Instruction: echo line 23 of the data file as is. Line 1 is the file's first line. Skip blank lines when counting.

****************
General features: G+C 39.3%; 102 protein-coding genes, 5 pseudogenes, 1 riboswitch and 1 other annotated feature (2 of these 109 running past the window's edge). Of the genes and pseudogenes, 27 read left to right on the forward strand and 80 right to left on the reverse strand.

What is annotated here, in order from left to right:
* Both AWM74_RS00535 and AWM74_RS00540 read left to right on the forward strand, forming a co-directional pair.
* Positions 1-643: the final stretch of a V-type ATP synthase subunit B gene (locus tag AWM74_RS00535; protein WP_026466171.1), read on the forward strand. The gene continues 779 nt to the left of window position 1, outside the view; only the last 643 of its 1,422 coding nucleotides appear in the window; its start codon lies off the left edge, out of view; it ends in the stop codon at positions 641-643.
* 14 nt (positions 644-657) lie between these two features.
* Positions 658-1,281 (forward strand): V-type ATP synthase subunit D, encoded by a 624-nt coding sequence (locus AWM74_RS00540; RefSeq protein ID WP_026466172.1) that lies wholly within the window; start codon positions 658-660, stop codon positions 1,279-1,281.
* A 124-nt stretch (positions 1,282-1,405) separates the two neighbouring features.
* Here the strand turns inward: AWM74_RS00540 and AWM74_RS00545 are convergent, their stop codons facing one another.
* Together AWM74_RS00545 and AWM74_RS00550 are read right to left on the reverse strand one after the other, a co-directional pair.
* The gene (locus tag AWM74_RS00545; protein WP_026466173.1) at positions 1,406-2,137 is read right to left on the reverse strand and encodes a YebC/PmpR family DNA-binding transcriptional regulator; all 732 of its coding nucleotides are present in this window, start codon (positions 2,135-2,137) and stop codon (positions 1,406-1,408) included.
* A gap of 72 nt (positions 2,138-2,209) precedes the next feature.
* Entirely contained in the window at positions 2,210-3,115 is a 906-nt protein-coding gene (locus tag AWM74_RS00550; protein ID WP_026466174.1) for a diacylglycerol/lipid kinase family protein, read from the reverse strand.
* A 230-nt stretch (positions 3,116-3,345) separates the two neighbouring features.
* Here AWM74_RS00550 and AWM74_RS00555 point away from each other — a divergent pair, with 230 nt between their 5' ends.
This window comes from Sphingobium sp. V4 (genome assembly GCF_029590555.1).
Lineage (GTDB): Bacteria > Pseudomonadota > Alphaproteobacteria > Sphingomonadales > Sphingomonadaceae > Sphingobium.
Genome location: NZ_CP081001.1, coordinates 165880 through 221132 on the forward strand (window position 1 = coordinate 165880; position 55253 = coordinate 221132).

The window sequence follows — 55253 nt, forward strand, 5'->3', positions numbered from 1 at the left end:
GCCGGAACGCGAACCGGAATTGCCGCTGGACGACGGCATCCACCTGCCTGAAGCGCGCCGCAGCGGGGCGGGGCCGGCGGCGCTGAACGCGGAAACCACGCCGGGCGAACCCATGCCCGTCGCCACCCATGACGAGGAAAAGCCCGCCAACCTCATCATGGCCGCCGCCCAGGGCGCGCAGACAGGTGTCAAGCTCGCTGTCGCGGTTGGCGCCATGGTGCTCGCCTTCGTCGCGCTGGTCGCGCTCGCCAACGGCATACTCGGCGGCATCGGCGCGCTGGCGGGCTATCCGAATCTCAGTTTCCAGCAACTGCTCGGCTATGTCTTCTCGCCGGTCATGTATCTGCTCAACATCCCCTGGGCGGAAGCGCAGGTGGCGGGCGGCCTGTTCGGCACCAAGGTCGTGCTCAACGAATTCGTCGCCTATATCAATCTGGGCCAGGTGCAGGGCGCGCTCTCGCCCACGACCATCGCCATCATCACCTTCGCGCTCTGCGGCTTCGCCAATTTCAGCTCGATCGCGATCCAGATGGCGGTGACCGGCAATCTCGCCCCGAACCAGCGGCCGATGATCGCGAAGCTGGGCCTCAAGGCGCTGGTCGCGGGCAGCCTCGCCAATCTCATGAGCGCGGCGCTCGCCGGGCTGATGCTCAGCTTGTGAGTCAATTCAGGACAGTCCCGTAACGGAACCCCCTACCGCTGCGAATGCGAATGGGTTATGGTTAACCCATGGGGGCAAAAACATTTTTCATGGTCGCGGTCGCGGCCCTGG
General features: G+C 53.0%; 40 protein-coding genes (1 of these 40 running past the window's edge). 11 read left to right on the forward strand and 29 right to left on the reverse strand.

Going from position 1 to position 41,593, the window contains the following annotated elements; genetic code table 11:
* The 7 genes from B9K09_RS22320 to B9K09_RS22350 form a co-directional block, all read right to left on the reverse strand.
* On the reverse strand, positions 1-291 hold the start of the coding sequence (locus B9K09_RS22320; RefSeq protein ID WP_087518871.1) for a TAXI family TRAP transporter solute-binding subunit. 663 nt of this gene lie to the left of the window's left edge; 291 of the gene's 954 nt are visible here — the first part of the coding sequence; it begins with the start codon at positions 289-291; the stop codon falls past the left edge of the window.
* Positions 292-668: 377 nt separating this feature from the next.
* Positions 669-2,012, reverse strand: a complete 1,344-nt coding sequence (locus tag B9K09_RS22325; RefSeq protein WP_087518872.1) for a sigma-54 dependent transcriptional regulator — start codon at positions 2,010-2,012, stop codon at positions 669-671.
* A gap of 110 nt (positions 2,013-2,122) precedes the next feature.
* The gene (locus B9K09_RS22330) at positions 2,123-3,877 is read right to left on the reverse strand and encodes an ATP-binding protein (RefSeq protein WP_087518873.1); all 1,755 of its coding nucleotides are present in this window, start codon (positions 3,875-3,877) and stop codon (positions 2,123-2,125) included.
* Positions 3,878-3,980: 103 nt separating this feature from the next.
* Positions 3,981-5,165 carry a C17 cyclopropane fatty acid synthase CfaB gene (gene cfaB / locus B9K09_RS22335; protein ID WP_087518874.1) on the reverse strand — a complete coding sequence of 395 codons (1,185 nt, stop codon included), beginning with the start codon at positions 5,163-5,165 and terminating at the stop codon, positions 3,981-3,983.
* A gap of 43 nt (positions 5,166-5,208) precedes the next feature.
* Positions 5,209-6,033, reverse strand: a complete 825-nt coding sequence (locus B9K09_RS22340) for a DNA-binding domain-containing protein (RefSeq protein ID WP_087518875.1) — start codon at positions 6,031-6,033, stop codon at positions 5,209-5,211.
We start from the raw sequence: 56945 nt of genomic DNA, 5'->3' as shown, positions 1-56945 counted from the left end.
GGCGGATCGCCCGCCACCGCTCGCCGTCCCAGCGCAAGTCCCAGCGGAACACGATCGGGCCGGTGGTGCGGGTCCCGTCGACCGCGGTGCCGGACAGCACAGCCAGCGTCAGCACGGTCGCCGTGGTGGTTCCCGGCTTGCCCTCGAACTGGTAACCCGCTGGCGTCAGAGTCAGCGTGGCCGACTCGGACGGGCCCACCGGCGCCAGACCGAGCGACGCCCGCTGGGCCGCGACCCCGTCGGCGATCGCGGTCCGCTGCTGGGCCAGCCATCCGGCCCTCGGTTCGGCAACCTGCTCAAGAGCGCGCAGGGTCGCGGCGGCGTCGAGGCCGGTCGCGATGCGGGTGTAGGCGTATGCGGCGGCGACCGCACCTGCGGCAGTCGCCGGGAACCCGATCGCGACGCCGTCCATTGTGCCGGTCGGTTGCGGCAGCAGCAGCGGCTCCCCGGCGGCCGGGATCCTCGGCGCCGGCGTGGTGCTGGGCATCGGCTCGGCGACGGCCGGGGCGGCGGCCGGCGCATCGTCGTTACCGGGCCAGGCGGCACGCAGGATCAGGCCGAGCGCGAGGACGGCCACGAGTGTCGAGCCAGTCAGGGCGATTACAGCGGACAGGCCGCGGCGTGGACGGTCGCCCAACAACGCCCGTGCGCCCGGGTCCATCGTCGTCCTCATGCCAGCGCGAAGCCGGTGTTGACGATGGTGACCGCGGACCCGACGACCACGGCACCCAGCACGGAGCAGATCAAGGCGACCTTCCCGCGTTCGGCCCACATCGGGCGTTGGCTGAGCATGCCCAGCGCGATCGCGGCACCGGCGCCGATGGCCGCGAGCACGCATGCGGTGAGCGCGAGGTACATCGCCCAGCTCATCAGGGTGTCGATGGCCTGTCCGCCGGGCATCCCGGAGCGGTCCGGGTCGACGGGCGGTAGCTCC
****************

* On the reverse strand, positions 1-291 hold the start of the coding sequence (locus B9K09_RS22320; RefSeq protein ID WP_087518871.1) for a TAXI family TRAP transporter solute-binding subunit. 663 nt of this gene lie to the left of the window's left edge; 291 of the gene's 954 nt are visible here — the first part of the coding sequence; it begins with the start codon at positions 289-291; the stop codon falls past the left edge of the window.